Wind energy developers quoted higher tariff bids in the latest auction conducted by the Solar Energy Corporation of India. The marginal jump in tariff bids comes at a time when developers are shying away from participating in large solar as well as wind energy auctions.
According to media reports, only two developers were allocated around 440 megawatts of capacity in the 1.8 gigawatt wind energy tender that had been issued by SECI in June. The tender was the eighth national-level wind energy tender issued by SECI. The lowest tariff bid increased from ₹2.79/kWh (3.88US¢/kWh) in the seventh auction to ₹2.83/kWh (3.94US¢/kWh) in the latest auction. The tariff bid is also the highest since March 2018.
SECI had managed to attract bids for just 550 megawatts of capacity from two developers in the technical round. As per regulations, SECI finally offered just 80% of the 550 megawatt capacity in the financial round.
CLP India, an independent power producer in the renewable energy market in India, secured around 250 megawatts of capacity at ₹2.83/kWh (3.94US¢/kWh). This is believed to the first win for CLP India in the 12 wind energy auctions conducted in India to date. A subsidiary of Enel Green Energy had submitted a bid for 300 megawatts but managed to secure only around 190 megawatts as its financial bid was higher than the lowest bid. This is the second win for Enel in Indian wind energy auctions. The company had earlier secured the rights to develop a 285 megawatt project in the fourth national-level auction of the SECI.
The most notable feature of this tender was the absence of market leaders from the technical round itself. Leading wind energy developers in India including ReNew Power, Adani Green Energy and Mytrah Energy have stayed away from some recent tenders. A number of recent events have influenced this behavior of the developers.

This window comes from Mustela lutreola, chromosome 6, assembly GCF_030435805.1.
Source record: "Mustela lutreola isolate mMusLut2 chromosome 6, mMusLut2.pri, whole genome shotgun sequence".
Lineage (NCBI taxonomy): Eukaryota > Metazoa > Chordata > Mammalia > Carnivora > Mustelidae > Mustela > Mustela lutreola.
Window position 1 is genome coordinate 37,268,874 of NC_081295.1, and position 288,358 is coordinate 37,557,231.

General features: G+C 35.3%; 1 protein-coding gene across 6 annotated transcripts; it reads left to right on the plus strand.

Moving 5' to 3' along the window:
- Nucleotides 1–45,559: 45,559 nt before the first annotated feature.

The pace of addition of transmission and power evacuation support infrastructure has failed to keep up with the pace of tenders issued by the states and central agencies. Only recently has the government taken measures to speed up the investment into and implementation of new transmission lines in renewable energy hotspots.
The industry has also been very apprehensive of the intentions of some state governments. The government of Gujarat has cancelled and reissued a number of tenders citing high tariff bids as the reason. It recently asked a number of developers to reduce their tariff bids; when most of the developers did not oblige the government refused to allocate projects to them despite them having legitimately participated in the competitive auction.
The threat of possible revision in tariff rates after projects have been commissioned is another risk the companies are facing. The government of Andhra Pradesh had attempted to this a few months back with no end to the matter in sight yet.
Millions of dollars in outstanding dues, lack of liquidity, and falling tariff bid thresholds in tenders are also inhibiting factors faced by the developers.